While Australia prevaricates about sugar tax, the French have enforced a ban on giving soft drinks away
While Australia prevaricates about adopting a tax on sugary drinks, the French have enforced a ban on even giving the stuff away.
The French government’s Journal Officiel website says the ban applies to all soft drinks in public spaces, including restaurants, fast food-chains and schools. That means free refills, or unlimited deals on any kind of sweet drinks, including fruit nectars and sports drinks, are forbidden.
Health Minister Marisol Touraine warned two years ago that the practice of giving away excessively sweet drinks was a trap for young people.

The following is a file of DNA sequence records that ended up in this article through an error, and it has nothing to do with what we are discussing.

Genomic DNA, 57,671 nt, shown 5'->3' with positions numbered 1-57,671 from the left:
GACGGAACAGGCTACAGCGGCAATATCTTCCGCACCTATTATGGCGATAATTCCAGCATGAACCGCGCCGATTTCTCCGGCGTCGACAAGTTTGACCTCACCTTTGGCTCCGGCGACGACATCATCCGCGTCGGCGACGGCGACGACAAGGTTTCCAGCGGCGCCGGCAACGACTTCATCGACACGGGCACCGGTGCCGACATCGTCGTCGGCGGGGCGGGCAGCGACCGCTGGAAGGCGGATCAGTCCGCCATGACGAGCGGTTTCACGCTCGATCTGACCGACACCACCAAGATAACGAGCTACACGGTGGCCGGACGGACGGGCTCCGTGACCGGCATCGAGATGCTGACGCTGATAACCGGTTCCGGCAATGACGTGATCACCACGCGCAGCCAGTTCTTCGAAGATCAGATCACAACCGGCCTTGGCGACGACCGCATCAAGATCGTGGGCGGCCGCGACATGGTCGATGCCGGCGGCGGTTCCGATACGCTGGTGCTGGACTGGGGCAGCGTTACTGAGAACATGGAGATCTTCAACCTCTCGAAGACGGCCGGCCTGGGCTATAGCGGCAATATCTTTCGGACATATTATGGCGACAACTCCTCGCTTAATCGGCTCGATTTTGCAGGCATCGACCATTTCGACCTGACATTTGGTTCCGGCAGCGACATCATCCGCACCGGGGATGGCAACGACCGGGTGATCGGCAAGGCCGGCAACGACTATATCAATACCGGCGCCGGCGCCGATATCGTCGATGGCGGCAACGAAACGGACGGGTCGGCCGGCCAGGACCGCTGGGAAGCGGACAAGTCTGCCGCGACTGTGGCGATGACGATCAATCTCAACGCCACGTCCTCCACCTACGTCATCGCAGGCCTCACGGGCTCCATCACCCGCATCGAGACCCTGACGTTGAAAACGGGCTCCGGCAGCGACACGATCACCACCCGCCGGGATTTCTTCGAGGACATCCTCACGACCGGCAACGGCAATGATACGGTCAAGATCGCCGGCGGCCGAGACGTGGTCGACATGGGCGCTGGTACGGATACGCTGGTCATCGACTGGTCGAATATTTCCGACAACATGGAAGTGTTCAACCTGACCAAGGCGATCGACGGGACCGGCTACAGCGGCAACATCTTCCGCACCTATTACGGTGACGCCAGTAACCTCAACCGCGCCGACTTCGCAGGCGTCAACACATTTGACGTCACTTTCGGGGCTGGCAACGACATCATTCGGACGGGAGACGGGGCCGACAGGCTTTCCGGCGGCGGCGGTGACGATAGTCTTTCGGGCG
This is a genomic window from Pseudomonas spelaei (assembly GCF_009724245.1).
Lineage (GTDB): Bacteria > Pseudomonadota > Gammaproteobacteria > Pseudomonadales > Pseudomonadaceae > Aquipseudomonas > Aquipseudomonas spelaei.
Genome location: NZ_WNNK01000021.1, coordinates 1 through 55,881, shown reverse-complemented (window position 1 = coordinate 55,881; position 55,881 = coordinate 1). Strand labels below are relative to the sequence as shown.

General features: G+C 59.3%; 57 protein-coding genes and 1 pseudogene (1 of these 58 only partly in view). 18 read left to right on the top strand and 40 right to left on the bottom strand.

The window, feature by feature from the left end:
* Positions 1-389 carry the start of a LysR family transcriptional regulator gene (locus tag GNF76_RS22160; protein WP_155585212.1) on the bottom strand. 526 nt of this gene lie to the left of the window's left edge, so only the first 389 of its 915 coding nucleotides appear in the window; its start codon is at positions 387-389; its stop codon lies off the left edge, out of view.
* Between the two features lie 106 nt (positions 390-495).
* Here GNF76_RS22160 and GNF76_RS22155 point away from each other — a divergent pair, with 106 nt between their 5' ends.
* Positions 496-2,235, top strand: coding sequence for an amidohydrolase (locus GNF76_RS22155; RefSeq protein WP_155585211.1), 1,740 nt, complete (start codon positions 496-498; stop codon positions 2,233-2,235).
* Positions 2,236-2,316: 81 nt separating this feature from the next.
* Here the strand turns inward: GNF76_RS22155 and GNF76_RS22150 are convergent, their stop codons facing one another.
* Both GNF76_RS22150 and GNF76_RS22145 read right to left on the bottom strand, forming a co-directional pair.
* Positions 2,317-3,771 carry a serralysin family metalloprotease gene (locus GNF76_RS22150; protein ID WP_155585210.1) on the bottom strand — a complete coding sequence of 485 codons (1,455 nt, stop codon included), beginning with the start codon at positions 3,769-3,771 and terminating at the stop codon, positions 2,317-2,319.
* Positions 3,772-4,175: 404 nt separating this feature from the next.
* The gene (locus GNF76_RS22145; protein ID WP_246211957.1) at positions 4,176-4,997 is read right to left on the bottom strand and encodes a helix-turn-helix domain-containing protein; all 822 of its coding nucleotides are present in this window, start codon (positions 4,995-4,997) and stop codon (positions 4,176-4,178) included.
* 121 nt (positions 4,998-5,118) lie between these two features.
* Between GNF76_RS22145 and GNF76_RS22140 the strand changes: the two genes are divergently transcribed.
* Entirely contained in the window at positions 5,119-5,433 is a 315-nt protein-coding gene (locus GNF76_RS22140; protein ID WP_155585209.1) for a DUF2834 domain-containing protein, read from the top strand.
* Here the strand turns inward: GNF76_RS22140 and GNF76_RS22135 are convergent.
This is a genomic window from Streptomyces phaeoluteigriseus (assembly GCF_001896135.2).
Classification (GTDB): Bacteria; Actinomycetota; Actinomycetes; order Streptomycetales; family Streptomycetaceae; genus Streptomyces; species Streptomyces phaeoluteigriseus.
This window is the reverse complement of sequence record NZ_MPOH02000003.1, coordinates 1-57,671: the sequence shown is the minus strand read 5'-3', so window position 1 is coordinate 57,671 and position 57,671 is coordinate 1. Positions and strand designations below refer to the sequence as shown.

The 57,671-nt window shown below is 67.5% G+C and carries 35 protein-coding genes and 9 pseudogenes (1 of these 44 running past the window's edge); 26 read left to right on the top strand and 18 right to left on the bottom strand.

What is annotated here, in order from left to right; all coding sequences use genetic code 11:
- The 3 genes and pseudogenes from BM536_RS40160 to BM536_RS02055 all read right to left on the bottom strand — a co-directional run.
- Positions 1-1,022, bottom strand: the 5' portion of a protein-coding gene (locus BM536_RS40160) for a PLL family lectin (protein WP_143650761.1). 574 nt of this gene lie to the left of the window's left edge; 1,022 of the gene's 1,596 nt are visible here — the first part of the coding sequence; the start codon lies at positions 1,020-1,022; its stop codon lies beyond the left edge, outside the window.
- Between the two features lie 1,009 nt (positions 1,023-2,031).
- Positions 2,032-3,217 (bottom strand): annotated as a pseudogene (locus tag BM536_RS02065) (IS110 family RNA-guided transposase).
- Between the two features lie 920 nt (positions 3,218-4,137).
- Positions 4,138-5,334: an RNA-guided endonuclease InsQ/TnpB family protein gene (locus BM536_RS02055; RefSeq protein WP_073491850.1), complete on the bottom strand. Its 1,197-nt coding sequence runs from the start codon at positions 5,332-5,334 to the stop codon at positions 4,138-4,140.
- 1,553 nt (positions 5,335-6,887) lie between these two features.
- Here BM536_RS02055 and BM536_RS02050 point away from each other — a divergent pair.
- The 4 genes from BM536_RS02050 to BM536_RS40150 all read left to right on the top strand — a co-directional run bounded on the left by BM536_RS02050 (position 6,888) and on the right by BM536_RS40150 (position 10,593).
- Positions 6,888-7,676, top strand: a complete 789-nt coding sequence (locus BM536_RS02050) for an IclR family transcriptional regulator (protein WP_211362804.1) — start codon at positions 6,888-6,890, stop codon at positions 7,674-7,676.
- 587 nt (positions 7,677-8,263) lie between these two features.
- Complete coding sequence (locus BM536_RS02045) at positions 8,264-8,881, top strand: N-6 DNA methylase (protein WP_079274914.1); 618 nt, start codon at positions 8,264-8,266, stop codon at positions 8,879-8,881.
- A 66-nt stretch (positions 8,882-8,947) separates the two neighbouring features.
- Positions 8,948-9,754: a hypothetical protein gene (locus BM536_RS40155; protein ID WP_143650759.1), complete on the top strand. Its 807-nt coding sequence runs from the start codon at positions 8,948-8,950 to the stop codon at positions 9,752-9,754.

“This habit is common in other countries and it is increasingly taking hold in France,” she said. “I understand it can be attractive for young people who are offered unlimited sugary drinks, which contain an excessive amount of sugar or sweeteners.”
The French imposed a sugar tax in 2012. Next year, Britain will follow suit.
The Australian Greens have vowed to introduce a sugary drinks tax bill this year if the government does not act to stop the obesity epidemic.
According to the Australian Bureau of Statistics, Australians consume the equivalent of 14 teaspoons of sugar a day in additives.
Last year, the committee of presidents of medical colleges labelled obesity Australia’s most pressing public health issue and called for it to be reclassified as a chronic disease.
“There is no doubt at all that these drinks are unhealthy, and price signals work,” AMA President Dr Michael Gannon said.